When a rural hospital in Mississippi delivered a premature baby girl in July 2010 from a mother who had just tested positive for HIV during labor, it was only natural that they would turn to Dr. Gay. The child's mother had not received any prenatal care, nor had she gotten any treatment for her HIV infection, putting the baby at high risk of becoming infected.
Dr. Gay chose to start the baby on the full treatment regimen of three potent drugs when she was just 30 hours old, even before the child's infection was confirmed.
It was a bold move. Most babies exposed to HIV in the womb or during labor would have been given a six-week course of one or two drugs intended to reduce the risk of acquiring infection until tests could confirm she was infected.
"The doctor made a judgment call that the risks for this baby were so high that they were going to assume the baby was infected," said Dr. Anthony Fauci, director of the National Institutes of Allergy and Infectious Diseases, a part of the National Institutes of Health or NIH.
Some critics have questioned Dr. Gay's decision, which may have exposed the child to the risk of toxic medications without confirmation of her infection.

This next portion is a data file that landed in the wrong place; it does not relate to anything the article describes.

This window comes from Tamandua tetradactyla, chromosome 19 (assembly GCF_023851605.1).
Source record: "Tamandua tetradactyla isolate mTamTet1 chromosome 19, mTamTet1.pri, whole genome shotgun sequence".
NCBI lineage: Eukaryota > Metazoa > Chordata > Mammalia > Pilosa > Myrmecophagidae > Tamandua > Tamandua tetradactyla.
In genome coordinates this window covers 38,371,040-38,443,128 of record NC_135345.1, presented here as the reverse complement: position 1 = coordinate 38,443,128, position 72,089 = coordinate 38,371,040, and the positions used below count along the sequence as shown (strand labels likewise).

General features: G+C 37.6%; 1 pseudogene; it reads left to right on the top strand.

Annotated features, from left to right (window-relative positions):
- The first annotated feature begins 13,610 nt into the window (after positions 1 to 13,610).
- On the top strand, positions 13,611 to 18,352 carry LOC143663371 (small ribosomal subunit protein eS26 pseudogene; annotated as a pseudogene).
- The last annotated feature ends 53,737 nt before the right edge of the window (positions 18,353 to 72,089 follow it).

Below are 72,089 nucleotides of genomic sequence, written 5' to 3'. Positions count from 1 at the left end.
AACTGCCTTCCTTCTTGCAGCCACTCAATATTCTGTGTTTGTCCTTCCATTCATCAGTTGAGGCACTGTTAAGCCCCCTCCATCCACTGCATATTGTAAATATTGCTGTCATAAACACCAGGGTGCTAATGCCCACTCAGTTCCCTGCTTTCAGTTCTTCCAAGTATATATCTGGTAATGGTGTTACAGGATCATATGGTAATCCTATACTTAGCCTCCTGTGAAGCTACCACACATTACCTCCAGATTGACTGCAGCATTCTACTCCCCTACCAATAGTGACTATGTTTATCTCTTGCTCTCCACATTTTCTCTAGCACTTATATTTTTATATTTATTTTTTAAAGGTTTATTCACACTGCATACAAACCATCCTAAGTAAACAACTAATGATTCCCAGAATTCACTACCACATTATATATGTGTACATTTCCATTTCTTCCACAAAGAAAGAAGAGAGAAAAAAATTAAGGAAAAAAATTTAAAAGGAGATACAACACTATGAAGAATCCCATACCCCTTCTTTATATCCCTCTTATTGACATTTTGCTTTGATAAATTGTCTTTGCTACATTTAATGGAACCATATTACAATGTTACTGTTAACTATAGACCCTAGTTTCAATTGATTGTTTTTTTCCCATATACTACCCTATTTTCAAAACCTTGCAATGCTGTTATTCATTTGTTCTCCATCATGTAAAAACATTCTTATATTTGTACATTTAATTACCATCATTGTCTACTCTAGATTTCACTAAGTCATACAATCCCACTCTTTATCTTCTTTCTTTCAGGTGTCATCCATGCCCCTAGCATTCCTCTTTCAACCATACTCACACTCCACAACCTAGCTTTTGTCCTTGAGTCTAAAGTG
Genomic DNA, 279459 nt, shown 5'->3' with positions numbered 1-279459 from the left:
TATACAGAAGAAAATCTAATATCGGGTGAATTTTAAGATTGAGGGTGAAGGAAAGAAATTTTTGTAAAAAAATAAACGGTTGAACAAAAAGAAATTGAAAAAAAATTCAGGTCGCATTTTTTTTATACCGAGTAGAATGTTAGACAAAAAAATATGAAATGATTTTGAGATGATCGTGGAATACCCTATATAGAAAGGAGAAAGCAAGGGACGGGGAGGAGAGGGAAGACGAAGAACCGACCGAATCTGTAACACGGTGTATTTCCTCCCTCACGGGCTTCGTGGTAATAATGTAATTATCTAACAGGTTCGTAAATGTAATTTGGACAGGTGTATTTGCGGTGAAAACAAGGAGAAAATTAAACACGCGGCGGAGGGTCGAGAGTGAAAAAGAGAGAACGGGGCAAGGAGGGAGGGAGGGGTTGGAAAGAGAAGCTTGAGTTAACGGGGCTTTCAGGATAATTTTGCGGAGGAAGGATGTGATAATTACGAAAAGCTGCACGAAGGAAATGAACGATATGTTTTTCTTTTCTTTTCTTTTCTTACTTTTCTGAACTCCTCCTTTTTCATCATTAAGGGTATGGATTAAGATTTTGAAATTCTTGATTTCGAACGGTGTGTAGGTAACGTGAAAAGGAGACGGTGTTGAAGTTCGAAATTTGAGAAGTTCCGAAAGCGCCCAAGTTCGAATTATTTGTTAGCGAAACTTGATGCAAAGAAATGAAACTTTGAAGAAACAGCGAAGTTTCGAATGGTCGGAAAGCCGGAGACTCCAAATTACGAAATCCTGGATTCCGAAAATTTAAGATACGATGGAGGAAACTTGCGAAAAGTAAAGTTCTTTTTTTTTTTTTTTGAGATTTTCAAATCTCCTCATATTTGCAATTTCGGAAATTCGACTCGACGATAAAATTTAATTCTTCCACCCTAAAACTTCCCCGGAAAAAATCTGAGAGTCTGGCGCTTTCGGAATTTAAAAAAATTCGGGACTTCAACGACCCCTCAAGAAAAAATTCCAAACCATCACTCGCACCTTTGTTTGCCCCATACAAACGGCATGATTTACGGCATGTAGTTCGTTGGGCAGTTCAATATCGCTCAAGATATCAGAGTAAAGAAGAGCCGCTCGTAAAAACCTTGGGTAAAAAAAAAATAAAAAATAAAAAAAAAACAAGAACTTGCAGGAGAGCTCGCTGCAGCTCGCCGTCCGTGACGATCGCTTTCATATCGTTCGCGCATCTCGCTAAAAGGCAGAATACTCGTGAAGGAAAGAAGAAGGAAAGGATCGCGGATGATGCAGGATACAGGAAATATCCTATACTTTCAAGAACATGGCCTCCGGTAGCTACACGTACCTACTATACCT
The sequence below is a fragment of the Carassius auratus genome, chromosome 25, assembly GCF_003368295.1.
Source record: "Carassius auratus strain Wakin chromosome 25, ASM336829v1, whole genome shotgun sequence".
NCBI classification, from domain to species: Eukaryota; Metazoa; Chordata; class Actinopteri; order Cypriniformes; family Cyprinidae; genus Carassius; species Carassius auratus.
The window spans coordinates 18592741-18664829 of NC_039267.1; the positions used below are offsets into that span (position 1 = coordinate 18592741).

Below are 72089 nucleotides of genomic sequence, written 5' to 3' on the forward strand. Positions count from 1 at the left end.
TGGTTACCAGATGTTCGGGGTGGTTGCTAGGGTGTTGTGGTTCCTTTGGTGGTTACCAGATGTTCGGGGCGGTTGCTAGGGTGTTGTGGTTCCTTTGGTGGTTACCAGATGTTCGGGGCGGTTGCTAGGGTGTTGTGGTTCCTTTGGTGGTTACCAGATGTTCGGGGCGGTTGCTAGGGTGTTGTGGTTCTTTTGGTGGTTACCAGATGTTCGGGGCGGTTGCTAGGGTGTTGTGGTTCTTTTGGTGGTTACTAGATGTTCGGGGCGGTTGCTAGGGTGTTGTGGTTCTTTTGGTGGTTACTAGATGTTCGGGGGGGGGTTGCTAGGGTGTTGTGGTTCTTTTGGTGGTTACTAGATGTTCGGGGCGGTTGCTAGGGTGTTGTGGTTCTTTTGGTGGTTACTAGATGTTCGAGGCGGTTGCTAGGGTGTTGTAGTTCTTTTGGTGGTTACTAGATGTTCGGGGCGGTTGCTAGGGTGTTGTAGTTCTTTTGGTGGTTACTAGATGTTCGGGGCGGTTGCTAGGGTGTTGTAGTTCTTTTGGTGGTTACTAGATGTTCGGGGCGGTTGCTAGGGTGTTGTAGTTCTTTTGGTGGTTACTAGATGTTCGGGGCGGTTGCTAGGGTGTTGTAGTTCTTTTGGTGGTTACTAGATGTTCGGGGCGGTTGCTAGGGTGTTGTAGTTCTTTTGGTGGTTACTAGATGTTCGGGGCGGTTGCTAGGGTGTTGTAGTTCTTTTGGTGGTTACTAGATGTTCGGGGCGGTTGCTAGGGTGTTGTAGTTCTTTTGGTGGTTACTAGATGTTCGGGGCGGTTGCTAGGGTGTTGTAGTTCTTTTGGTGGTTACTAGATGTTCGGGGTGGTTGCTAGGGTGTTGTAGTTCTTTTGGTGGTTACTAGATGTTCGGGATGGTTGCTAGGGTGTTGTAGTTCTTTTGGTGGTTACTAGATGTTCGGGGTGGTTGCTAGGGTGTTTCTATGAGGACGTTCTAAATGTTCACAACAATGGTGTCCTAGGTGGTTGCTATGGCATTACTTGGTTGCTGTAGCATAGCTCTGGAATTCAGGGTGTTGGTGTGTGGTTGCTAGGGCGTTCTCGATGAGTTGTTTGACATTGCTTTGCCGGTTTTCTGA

"This was a gutsy call that turned out to be correct," said Fauci, adding that if it had turned out that the baby was not infected, they could have withdrawn the drugs. "They made the right guess."
Dr. Gay continued to treat the child until January 2012, when she was 18 months old and her mother stopped bringing the child in for appointments. Gay's team tracked her down in the fall of 2012, but the mother had not given her child any HIV medication since January.
Before restarting treatment, Gay did several tests, fully expecting that the virus had come roaring back. But none of the tests detected the virus. That's when she brought in colleagues Luzuriaga of the University of Massachusetts and Persaud of Johns Hopkins University in Baltimore, who did a series of ultrasensitive tests. They were only able to find trace amounts of genetic material from the virus, but nothing capable of rekindling the infection.
The child, now 30 months old, remains off medication and continues to fare well. "We can't find any virus to treat at this point," Dr. Gay said.
She said it is not clear what the child's story will mean in the wider scheme of HIV research, but she hopes it may lead to a cure for other babies infected at birth.
"I guess the message that I want to get across to the public very strongly is, we don't know yet if we can create the same outcome in other babies." she said. "It's far too early to draw too many conclusions. There's not a cure in sight this week."
Dr. Gay said she is glad that this is happening in Mississippi and hopes it boosts the state's reputation.
"But it's a whole lot bigger than this one child, the University Medical Center or the state," she said. "It may take a long time, but I hope it will point us in the right direction to come up with a cure we can consistently apply to other babies worldwide."
Colleagues at the medical center are planning a celebration for Dr. Gay to "let her know how proud we are," said Amy Smith, a nurse practitioner who works with the doctor. "She's the type that wouldn't want a big fuss made about her, but we're going to do it anyway."